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Category:    Home > Essays > Website > Film Criticism > Ultra HDTV > Ten years and counting…

Ten years and counting…


Hard to believe, but by the end of May, this site has passed the ten years old mark.  With 40 writers in a decade’s time, we have managed to survive and even thrive with coverage of thousands of titles.  When we began, many were buying HDTVs when they had hardly any HD material to watch on them, heavy and expensive as they were and DVDs had mostly supplanted 12” LaserDiscs (some of which are still very valuable even today) as the superior home video format of choice.  We came along a few years after DVD caught on, but realized many titles had not arrived and an HD format would still be on the way.


Now, Blu-ray is the superior format and along with Blu-ray 3D, which we also cover, we now have Ultra HDTV on the way (introduced this very year of 2013) and expect a Blu-ray that can deliver 2160p definition, something that would have been unthinkable when we launched.  We will continue to be on the cutting edge of covering film, music and TV from the U.S. market and in any imports we can squeeze in.


Sony, the co-creator of Blu-ray, has just introduced their new “Mastered In 4K” series of Blu-rays, basic editions that (much like their Superbit DVD series of years ago, but better) devotes the extra space to better picture and sound quality.  We will be covering them as part of our first reviews of any material on an Ultra HDTV system, but at first glace, we can see a range of improvements from slightly noticeable (Total Recall (2010)) to better in some respects even though the previous transfer was just fine (Spider-Man (2002)), a major improvement over the previous Blu-ray (the original Ghostbusters) or a profoundly improvement over the Blu-ray (Martin Scorsese’s Taxi Driver, which looked good on its original Blu-ray, but by not having to share space with so many (great) extras looks stunning in the new super-basic version) and we look forward to covering that whole series down the line.


We cannot thank you the reader enough for visiting us again and again, as well as the home video companies who send us their latest titles not knowing what we’ll say, but we are as fair as possible.  Since we launched, we have noticed a decline in film, TV and music criticism.  Many major sites do not turn out the reviews like they used to, along with some print publications.  Some sites have gone out of their way to find writers who like everything to a fault, meaning they are not serious critics and will say anything to see their names in print.  Then there are those who have very little to say and then when they speak and write, they tend to be bitter and inaccurate.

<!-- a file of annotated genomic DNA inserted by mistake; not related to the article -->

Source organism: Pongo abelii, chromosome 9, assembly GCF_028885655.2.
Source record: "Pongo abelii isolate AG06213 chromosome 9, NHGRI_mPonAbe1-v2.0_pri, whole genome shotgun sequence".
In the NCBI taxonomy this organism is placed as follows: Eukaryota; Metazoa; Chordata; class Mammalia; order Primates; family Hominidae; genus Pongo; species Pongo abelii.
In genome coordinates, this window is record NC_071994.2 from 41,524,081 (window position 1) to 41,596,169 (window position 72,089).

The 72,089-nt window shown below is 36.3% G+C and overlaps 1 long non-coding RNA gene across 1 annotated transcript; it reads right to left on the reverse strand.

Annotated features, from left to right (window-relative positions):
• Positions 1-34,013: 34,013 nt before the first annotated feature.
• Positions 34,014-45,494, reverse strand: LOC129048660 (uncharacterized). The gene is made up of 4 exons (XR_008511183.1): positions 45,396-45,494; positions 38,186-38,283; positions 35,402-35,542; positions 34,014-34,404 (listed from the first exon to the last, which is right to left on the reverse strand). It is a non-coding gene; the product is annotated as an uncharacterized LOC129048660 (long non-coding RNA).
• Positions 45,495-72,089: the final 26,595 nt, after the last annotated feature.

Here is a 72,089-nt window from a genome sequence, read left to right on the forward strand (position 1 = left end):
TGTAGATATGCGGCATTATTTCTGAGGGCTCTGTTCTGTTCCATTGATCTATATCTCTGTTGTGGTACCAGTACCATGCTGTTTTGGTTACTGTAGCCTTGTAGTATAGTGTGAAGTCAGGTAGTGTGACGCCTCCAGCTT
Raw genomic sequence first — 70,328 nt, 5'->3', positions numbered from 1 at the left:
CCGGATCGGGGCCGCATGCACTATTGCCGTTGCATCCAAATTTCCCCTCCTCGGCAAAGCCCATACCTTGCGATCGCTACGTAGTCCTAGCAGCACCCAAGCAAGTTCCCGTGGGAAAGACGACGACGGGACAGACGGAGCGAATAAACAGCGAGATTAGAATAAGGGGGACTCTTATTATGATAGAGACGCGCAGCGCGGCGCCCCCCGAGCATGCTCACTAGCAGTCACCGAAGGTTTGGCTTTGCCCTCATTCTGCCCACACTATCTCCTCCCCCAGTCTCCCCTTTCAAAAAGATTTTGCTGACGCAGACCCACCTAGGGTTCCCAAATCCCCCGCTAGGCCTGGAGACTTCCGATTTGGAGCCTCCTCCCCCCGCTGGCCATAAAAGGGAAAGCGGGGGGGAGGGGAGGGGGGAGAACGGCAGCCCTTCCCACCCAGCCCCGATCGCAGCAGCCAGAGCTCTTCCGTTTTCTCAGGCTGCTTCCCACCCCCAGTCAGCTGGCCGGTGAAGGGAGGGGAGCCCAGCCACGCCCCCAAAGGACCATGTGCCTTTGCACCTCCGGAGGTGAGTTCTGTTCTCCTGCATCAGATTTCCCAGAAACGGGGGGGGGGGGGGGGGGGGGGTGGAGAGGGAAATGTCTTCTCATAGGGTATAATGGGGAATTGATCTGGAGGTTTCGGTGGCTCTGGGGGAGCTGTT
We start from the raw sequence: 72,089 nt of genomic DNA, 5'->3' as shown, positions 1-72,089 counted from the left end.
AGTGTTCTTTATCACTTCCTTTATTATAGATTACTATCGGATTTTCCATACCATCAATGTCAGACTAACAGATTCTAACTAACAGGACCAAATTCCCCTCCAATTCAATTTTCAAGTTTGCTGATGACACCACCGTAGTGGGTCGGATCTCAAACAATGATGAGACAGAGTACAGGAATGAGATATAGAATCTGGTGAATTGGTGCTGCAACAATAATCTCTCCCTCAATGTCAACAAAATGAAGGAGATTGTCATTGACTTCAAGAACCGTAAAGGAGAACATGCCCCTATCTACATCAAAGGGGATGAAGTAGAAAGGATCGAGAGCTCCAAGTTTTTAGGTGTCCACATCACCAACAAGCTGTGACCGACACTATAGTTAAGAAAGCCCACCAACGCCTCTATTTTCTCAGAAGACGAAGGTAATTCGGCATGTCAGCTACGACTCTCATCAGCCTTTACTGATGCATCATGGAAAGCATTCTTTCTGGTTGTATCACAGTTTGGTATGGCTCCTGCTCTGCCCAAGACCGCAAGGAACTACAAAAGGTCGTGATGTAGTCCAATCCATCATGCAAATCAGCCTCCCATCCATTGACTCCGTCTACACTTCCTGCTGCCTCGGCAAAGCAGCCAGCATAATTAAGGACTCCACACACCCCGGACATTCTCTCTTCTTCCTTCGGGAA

On the “Mastered In 4K” series, I have been surprised by the cheap shots and bitterness I have seen including the tiresome claims of “double-dipping” (reissuing a title) and final comments on the discs without having seen them on Ultra HD systems.  One wacky comment was something to the effect that the series was of new transfers because Sony did not do the transfers correctly in the first place.  That is wrong, sometimes scientifically impossible and just ignorant.  Sony has done some of the best HD transfers around because they invented Blu-ray and spend serious money you8 never hear about to take care of their film catalog alone, like the other major studios.


You cannot expect a film with a bunch of extras to look as good as the same film with higher bitrates alone on a disc to look the same.  And that is not double-dipping.  Also, compression has changed and improved since the first Blu-rays arrived years ago, so expecting the compression to be the same from the dawn of the format to now is dumb and that kind of negativity will never be found on this site, only negative reviews of the content of the discs.


We are happy with Blu-ray and with Ultra HD arriving.  Some films and HD-shot titles will get reissued, but others in 1080p and 1080i (especially so many concert events we have covered) will not need reissued because they have no more picture information to offer.  Even films (including those shot in 16mm) transferred in 2K will benefit from the new Ultra HDTV format.  Our ratings may seem low at times, but we are hard on these releases so you know what does and does not look good, which will really pay off with Ultra HD as it has in DVD vs. Blu-ray.


We’ll stick with all that has worked for us and hope you’ll continue to find what you need on the site, plus we always appreciate your e-mails and when you make purchases via Amazon or go to Google from here.  We don’t know all that is ahead, but guarantee that good and bad, we’ll cover as much of it as possible.


Thank you again for making the first ten years possible.


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